Biography of Dr. Howard Rubin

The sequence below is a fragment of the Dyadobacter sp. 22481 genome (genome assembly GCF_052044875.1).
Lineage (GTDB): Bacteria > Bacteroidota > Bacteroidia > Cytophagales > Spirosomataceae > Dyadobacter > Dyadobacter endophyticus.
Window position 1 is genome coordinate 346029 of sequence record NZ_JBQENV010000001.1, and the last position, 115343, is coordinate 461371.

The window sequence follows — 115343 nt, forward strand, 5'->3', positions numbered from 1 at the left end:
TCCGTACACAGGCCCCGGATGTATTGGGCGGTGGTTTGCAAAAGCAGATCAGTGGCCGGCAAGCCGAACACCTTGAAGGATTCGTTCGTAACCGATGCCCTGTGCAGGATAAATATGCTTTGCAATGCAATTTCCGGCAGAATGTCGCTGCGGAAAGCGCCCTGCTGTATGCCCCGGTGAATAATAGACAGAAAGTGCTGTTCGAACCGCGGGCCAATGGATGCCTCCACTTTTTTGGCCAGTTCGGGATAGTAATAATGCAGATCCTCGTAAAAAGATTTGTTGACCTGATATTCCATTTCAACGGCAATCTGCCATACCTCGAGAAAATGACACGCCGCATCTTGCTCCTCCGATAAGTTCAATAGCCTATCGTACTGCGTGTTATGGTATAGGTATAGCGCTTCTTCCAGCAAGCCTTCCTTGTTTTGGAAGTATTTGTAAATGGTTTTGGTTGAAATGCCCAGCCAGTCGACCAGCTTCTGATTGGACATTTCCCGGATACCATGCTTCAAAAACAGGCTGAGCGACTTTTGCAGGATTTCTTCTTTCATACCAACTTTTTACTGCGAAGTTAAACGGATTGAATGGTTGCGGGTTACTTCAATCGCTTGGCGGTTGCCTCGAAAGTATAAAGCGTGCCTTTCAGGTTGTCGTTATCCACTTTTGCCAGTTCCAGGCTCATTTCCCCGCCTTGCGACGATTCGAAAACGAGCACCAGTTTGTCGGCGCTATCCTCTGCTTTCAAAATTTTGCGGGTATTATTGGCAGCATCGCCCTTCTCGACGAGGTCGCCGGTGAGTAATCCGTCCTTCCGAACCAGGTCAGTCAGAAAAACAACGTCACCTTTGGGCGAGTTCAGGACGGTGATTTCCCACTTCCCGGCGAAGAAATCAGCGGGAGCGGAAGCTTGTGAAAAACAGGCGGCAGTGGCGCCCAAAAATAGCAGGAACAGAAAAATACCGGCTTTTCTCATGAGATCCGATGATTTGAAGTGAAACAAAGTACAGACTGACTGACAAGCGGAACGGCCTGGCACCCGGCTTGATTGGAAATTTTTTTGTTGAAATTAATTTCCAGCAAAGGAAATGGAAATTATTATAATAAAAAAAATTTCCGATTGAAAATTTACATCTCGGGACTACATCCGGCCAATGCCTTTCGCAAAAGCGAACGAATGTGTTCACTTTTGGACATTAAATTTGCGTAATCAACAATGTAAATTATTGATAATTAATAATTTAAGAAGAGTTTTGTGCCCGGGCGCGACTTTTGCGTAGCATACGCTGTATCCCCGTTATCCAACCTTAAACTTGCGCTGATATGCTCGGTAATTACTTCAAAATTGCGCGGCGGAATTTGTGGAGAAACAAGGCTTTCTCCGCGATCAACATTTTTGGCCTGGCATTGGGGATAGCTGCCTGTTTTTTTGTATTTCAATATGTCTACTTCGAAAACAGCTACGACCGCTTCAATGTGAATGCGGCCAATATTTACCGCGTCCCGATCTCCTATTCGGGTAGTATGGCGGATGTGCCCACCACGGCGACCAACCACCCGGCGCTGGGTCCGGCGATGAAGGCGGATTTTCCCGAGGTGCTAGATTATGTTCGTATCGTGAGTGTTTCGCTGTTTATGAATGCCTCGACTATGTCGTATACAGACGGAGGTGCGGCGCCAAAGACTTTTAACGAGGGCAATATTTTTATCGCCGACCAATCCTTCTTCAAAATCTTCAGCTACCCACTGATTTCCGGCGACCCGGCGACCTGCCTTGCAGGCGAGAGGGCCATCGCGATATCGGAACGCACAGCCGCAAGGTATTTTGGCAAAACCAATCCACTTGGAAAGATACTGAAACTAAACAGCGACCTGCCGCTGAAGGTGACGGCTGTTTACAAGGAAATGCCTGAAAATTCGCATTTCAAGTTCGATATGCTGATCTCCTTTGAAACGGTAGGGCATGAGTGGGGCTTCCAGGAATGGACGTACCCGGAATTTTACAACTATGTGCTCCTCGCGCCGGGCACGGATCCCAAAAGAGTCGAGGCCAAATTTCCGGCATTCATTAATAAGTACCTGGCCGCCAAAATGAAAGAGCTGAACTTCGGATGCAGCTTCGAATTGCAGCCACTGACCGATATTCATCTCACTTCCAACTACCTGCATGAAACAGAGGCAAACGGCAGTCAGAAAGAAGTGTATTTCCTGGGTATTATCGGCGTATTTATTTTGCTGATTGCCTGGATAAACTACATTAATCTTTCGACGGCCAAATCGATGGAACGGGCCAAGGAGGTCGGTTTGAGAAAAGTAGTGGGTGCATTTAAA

Dr. Howard A. Rubin is a Gartner Senior Advisor and Professor Emeritus of Computer Science at Hunter College of the City University of New York. He is a former Board member and Executive Vice President of META Group, Inc. and a former Nolan Norton Research Fellow. Because of his extensive work in worldwide technology data collection and benchmarking, Dr. Rubin was a member of the Global Information Economy (GIE) Working Group of the U.S. State Department's Advisory Committee on International Economic Policy (ACIEP). In 2001 Dr. Rubin was a PWC Outsourcing World Achievement Award finalist for his work on outsourcing benchmarking, metrics, and fluid contracting. In 2001, CIO Magazine recognized him as one of their top innovation “gurus”. In 1997, Industry Week named Dr. Rubin one of the top 50 “R&D Stars to Watch”, an individual whose achievements are shaping the future of our industrial culture and America's technology policy”. Through his product experience and research, Dr. Rubin has collected data and organized it into what may well be the world's largest information technology benchmarking and trend tracking IT and business database “” drawing on data gathered through a network of more than 30,000 professionals in about 10,000 companies covering 50 countries. He is also the developer of the Global Technology Index and State Technology Index that has been widely used by the United Nations (GTI) and US Senate (STI). Dr. Rubin is a prolific writer and author. He formerly had his own IT newsletter — “IT Metrics Strategies” — his own column in CIO Magazine — “Real Value” — and is the author of numerous books and articles on IT strategy, benchmarking, and related issues. He has been an area editor for IEEE, American Programmer, and other professional journals. Today, Dr. Rubin is focusing his research in the areas of competitive benchmarking, IT service catalogs, IT investment portfolio management, global technology/offshore strategy, a new balanced business “scorecard”, creating “merger ready” organizations (the IT “mothership”), and the development of “Network Age” economic indicators. His international work in global technology economics and the IT workforce has been the subject of briefings to the White House and heads of state in Canada, India, and the Philippines. Dr. Rubin's roster of benchmarking clients includes AIG, Alcoa, Altria, AOL/Time Warner, American Express, AT&T, Bertelsmann, British Airways, Cap Gemini/EY, Capital One, Deustche Bank, JPMorganChase, CitiGroup, Del Laboratories, Fannie Mae, GE, GM, IBM Global Services, ING, Johnson & Johnson, Lehman Brothers, MetLife, Merrill Lynch, The MONY Group, Viacom/CBS, Verizon, Wachovia, Warner Music, Washington Mutual, and Young and Rubicam, among many others.